Incidence of Anemia and Iron Deficiency in Strenuously Trained Adolescents: Results of a Longitudinal Follow-Up Study

Drorit Merkel*, Michael Huerta, Itamar Grotto, Dalit Blum, Eliezer Rachmilewitz, Eitan Fibach, Yoram Epstein, Ofer Shpilberg

*Corresponding author for this work

Research output: Contribution to journalArticlepeer-review


Purpose: Combat soldiers have a higher prevalence of anemia than age- and gender-matched civilians. This may be caused by hemodilution, which is typical among athletes, or by reduced body iron stores. The aim of this study was to investigate the incidence of iron-deficiency anemia in recruits to the Israel Defense Force after 6 months of training. Methods: Blood was collected from recruits before training. After 6 months of follow-up, 153 paired blood samples were collected from the initial cohort. Total blood count and serum iron, transferrin, and ferritin were measured at both time points. Soluble transferrin receptor (sTfR) was measured in 119 of the paired samples and the sTfR/log ferritin ratio was calculated. Results: At recruitment, mean hemoglobin concentration was 14.7 ± .9 g/dl. Iron-transferrin saturation was 34.1% ± 13.6%, and mean ferritin concentration was 53.6 ± 33.2 ng/ml. Anemia prevalence (Hb <14 g/dl) was 17.6%, and 14.9% of participants were iron-deficient (ferritin <22 mg/dl). At 6 months, 50.3% of the cohort was anemic, and 27.3% demonstrated iron-store depletion. Paired analysis showed an average reduction of .83 g/dl in hemoglobin (p < .001), and of 9.8 mg/dl in ferritin (p < .001). sTfR increased from 1.9 to 2.1 mg/dl (p < .003) among recruits who became anemic. Half of the recruits experienced mild anemia after 6 months of training. Iron store depletion was observed among 24.5% of the cohort after training, as opposed to 15% at recruitment. Overall, these changes were not accompanied by a significant increase in sTfR, but among the subset of anemic subjects, there was a slight increase in index value. Conclusions: In half of the cases, new-onset anemia was attributable to iron deficiency, and in the remainder, to hemodilution.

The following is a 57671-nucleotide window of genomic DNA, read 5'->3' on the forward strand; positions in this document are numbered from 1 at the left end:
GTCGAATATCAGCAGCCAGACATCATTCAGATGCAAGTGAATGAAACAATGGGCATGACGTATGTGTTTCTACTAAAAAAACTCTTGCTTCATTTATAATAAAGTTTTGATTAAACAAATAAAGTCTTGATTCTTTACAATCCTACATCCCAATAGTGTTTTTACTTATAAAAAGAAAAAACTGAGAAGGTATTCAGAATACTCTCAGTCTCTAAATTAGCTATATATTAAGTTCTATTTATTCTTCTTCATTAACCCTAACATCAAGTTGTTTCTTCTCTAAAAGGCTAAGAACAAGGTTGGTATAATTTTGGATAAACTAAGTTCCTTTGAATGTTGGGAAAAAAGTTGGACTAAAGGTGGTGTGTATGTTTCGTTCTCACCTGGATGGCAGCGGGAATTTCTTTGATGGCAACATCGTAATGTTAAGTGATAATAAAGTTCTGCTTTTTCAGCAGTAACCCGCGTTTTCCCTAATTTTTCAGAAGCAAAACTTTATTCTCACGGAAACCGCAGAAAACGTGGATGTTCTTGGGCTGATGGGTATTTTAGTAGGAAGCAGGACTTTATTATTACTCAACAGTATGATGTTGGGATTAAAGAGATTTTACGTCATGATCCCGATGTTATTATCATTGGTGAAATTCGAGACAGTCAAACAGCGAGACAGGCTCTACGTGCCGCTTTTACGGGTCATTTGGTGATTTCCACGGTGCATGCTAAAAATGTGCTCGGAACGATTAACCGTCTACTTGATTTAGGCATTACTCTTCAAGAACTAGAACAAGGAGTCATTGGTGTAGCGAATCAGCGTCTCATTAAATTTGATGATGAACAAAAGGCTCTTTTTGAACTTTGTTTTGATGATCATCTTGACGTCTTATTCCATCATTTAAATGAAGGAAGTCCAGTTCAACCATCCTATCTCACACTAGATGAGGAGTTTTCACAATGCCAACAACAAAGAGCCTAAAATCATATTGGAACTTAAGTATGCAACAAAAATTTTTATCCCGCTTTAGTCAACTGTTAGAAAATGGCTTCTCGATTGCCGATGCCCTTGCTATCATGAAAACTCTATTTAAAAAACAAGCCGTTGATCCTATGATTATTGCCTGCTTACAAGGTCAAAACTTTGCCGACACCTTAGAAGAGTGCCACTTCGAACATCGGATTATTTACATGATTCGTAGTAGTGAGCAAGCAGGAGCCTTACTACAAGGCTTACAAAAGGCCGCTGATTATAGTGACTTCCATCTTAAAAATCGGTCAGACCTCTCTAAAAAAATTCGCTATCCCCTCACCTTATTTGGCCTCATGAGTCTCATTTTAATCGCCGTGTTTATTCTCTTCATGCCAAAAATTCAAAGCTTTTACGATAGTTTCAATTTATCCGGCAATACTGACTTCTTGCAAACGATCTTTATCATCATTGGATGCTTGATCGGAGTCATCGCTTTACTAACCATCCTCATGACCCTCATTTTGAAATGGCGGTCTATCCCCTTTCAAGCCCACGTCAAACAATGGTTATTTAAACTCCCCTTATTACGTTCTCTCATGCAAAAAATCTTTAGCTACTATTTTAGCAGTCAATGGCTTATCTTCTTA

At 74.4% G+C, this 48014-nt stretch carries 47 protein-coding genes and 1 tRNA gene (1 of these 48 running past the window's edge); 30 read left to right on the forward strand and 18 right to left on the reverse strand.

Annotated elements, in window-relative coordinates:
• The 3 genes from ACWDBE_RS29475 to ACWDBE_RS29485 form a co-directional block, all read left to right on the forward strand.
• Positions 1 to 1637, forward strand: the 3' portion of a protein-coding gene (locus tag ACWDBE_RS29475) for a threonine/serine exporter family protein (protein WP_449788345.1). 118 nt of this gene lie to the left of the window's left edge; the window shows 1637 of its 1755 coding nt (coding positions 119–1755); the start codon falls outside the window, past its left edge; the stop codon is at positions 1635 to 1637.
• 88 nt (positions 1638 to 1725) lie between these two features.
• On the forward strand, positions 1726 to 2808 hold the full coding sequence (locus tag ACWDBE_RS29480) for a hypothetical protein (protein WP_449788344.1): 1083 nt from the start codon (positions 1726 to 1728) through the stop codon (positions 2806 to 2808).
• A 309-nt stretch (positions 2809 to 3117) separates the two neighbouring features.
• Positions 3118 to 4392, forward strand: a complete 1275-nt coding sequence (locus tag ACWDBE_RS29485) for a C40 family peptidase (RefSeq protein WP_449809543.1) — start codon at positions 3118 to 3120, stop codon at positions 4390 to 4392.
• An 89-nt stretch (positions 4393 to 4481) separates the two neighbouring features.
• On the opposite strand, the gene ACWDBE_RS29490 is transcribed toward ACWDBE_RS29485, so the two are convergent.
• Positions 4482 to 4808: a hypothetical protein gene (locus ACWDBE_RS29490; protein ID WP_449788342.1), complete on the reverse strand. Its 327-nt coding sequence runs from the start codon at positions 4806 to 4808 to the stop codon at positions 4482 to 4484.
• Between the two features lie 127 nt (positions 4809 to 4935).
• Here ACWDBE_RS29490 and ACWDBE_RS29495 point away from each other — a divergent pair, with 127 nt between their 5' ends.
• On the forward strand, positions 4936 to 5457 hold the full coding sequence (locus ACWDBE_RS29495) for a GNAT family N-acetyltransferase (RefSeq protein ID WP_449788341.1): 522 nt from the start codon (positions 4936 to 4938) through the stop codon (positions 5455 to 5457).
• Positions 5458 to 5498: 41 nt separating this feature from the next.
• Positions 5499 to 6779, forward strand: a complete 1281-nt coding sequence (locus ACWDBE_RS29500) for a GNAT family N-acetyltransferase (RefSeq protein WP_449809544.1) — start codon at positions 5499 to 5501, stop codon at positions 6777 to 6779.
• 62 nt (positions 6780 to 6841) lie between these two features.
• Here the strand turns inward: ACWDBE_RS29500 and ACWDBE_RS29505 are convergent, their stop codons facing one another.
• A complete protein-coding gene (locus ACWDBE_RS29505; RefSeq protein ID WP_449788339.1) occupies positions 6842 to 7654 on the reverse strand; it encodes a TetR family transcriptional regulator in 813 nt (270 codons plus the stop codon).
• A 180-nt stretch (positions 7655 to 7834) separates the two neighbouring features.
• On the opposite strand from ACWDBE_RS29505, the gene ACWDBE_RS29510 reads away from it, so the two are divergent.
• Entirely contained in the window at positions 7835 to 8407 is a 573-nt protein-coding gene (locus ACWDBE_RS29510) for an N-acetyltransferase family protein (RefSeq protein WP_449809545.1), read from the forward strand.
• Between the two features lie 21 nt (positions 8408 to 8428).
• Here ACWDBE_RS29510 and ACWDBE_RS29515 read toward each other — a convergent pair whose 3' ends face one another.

Original languageEnglish
Pages (from-to)286-291
Number of pages6
JournalJournal of Adolescent Health
Issue number3
StatePublished - Sep 2009
Externally publishedYes


  • Adolescent
  • Exercise
  • Soluble transferrin receptor
  • Sports anemia


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